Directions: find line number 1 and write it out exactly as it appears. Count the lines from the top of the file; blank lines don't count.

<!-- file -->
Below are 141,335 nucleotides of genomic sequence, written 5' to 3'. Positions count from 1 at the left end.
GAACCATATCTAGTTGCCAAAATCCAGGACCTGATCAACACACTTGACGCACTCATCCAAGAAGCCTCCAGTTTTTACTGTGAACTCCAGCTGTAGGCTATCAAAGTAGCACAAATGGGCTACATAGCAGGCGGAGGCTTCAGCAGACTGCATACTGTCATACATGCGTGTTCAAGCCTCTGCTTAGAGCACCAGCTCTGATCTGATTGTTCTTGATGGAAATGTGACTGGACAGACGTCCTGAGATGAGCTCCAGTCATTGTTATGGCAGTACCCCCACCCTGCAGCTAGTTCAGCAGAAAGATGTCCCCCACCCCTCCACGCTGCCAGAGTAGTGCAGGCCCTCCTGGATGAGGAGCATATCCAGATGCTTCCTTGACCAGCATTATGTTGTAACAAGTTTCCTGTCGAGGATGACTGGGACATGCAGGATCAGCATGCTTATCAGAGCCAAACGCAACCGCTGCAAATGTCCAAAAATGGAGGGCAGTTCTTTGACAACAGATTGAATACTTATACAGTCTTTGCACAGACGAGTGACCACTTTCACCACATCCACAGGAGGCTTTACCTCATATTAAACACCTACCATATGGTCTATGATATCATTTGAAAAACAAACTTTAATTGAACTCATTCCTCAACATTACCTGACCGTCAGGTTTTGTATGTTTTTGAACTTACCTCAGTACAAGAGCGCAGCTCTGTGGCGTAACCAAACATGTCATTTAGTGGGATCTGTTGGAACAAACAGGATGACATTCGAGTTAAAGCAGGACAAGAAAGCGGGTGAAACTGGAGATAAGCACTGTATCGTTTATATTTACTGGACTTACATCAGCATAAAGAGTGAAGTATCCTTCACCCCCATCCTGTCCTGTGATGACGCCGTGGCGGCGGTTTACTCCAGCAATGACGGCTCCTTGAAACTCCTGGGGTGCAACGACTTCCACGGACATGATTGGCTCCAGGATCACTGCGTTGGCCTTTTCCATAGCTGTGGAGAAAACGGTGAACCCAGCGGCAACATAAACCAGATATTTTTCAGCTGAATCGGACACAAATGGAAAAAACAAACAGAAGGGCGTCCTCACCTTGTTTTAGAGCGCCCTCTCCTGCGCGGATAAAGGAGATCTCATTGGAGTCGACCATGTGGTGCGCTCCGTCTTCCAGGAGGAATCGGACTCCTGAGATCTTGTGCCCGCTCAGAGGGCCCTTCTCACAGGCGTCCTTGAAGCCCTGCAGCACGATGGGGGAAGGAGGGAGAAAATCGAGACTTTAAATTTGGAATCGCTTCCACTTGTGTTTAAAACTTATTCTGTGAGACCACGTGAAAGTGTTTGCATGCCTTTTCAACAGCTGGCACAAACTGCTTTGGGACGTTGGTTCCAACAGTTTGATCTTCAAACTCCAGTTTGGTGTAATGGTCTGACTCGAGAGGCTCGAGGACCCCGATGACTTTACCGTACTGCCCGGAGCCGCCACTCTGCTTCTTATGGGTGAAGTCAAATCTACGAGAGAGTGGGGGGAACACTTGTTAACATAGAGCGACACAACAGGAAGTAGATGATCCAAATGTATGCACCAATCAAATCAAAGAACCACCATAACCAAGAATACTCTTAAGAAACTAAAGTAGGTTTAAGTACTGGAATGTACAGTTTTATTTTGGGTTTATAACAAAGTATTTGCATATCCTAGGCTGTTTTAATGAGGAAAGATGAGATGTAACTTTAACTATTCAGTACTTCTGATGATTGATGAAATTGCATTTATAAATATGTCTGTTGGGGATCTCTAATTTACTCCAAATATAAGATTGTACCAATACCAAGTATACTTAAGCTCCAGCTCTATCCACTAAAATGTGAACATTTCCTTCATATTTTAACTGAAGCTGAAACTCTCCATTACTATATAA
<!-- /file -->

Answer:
Below are 141,335 nucleotides of genomic sequence, written 5' to 3'. Positions count from 1 at the left end.